Future Of Work: AI Is Reshaping Managers’ Traditional Role

The manager role is shape-shifting and its existence put into question as AI is increasingly used in the workplace
  • A recent report found that artificial intelligence is being increasingly used in business operations. 
  • The report also found that people are less unsure and fearful of AI and are warming up to the idea of using it in the workplace. 
  • AI use in the workplace will have huge implications for managers, whose role is shape-shifting as AI can better handle more administration-related coordination and control tasks. 

Oracle & Future Workplace recently published the findings of their [email protected] 2019 Study. The report, titled “From Fear to Enthusiasm” found that artificial intelligence is winning more hearts and minds in the workplace. 

New technologies are rapidly being embraced in business operations, including artificial intelligence (AI). By 2030 it’s predicted that AI could contribute up to a whopping $15.7 trillion to the global economy, of which $6.6 trillion will likely come from increased productivity. It’s no wonder then, that companies and employees alike are warming up to the idea of AI and robots in the workplace. 

“As organizations eagerly embrace these new technologies, the relationship between human beings and machines in the workplace is undergoing major transformation.”

AI in the Workplace

Oracle and Future Workplace surveyed over 8,000 Human Resources leaders, managers, and employees across 10 countries to gauge their attitudes and behaviors regarding AI. 

Currently, 50% of survey respondents are already using some form of artificial intelligence at work. Just last year (2018), that number stood at 32%. More importantly, however, is the fact that “people’s perceptions of these technologies–and how they interact with them–are changing as swiftly as the rate of adoption.”

Up until recently, talk about artificial intelligence and robots was typically met with fear, particularly how it would affect or potentially eliminate human jobs. This year, however, only 24% of respondents said they felt “unsure” about AI, a significant decrease from 38% last year. Moreover,  such fears are not as prominent and the research found that “the majority of employees feel enthusiastic about these technologies,” with 38% of respondents using terms like amazed or excited when talking about AI.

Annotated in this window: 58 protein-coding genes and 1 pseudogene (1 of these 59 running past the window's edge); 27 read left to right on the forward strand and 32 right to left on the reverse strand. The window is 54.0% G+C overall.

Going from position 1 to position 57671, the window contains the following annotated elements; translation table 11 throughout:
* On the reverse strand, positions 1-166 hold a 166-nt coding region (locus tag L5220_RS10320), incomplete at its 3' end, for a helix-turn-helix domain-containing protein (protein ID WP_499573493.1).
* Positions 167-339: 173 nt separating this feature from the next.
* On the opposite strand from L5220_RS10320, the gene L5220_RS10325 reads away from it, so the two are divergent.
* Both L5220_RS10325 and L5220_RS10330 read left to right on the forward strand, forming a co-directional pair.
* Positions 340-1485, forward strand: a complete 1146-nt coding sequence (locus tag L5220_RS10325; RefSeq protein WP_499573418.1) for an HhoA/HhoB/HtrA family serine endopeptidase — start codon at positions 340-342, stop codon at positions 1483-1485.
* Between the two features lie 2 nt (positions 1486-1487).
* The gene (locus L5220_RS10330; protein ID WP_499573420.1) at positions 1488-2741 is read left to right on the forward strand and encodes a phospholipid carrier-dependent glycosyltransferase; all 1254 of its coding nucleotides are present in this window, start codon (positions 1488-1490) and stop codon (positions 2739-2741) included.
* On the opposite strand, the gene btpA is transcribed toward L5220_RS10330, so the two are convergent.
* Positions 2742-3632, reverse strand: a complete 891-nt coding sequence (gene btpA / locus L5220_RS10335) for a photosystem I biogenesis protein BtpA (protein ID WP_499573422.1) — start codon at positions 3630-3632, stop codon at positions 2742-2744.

“People are no longer afraid of the robots. They have experienced how AI and machine learning can improve the way they work in a very pragmatic way. And the more they use these technologies, the more excited they are about them.”

– Emily He, Senior Vice President, HCM Marketing, Oracle

The more companies embrace and workers use these technologies, the more likely they are to see the benefits and advantages that they offer.  “AI has become more prominent in the workplace, suggesting readiness to embrace the technology and an ability to see its potential.”

AI Is Changing the Relationship Between People and Technology at Work

According to survey findings, 43% of managers, HR leaders, and employees say they are now excited about how AI will affect the future of work. People are much more comfortable with AI in the workplace than they were a year ago, with workers believing that AI can present them with important opportunities. 

  • 36% of respondents said that AI can create opportunities to master a new skill
  • 46% of respondents believe that AI can help them gain more free time
  • 28% of respondents believe AI can help expand their current role so it is more strategic
  • 20% of respondents believe AI can help them have better and healthier work relationships

Interestingly, demographics make a difference in perceptions and behaviors towards AI. The survey found that Millennials are most excited about AI (31%), followed by Gen Z (24%) and Gen X (22%), with Baby Boomers coming in last place (14%); interestingly, the survey found that men are more excited and optimistic about AI than women.